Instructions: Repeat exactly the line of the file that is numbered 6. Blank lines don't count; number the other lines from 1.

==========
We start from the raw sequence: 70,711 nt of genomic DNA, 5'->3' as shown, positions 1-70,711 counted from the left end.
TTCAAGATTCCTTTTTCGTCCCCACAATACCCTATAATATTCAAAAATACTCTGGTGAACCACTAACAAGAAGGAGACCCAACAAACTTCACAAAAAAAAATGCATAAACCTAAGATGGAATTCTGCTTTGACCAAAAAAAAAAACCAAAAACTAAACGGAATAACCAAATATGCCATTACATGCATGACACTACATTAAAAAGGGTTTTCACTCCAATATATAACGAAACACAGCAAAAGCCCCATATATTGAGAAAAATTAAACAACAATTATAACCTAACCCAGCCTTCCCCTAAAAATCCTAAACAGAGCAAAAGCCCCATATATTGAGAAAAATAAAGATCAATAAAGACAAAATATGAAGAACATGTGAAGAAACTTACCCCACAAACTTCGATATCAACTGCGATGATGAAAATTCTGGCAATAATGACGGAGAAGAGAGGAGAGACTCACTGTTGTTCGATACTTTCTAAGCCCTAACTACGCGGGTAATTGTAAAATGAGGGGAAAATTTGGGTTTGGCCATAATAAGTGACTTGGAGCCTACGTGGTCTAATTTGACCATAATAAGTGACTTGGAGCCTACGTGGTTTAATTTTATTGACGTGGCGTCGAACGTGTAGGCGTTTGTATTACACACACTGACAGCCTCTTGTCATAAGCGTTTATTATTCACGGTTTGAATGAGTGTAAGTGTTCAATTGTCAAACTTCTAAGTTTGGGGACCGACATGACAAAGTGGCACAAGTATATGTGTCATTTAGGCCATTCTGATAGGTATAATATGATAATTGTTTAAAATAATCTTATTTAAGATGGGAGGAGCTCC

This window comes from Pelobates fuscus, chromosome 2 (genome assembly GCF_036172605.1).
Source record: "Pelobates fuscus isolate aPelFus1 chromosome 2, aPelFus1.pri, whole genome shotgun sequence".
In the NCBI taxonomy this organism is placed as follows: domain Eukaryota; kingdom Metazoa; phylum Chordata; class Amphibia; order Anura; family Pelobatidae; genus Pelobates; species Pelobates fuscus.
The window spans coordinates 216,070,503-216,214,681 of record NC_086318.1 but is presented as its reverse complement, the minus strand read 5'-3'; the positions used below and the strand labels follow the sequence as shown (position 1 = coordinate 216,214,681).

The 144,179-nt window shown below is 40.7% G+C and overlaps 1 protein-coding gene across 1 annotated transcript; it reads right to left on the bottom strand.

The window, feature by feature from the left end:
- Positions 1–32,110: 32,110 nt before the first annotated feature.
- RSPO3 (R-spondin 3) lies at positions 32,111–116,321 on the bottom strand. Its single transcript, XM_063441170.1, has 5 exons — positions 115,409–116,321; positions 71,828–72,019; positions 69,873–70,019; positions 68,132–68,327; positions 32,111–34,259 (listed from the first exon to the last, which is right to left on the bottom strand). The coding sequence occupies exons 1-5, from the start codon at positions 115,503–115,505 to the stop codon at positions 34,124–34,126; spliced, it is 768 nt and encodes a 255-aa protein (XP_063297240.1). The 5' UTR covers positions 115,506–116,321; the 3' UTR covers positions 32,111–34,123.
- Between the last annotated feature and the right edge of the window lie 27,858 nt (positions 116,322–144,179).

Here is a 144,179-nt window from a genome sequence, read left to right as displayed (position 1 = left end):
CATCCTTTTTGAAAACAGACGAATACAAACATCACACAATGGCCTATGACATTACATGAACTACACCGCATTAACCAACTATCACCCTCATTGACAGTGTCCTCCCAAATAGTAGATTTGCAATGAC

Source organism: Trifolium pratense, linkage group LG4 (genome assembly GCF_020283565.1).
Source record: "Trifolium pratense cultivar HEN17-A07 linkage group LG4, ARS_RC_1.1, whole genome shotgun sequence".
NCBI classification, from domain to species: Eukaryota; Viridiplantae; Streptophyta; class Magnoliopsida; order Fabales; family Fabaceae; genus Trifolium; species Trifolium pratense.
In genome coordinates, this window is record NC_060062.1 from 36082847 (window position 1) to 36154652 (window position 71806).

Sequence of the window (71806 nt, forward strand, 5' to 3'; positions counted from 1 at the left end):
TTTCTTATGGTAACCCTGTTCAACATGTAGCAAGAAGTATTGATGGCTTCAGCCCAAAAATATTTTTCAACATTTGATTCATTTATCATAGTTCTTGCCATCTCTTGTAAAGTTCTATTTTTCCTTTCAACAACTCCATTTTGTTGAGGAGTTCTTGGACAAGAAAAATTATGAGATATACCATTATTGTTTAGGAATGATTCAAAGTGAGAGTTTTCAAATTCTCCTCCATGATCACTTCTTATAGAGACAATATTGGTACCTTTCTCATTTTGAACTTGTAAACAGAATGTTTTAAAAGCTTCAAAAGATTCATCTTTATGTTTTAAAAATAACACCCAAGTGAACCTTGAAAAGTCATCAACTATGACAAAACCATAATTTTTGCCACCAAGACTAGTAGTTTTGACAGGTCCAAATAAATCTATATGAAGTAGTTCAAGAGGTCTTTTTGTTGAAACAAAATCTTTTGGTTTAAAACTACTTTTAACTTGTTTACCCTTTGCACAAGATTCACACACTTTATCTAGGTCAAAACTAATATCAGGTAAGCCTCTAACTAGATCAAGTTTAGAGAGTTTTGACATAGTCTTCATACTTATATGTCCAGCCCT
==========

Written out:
The window spans coordinates 216,070,503-216,214,681 of record NC_086318.1 but is presented as its reverse complement, the minus strand read 5'-3'; the positions used below and the strand labels follow the sequence as shown (position 1 = coordinate 216,214,681).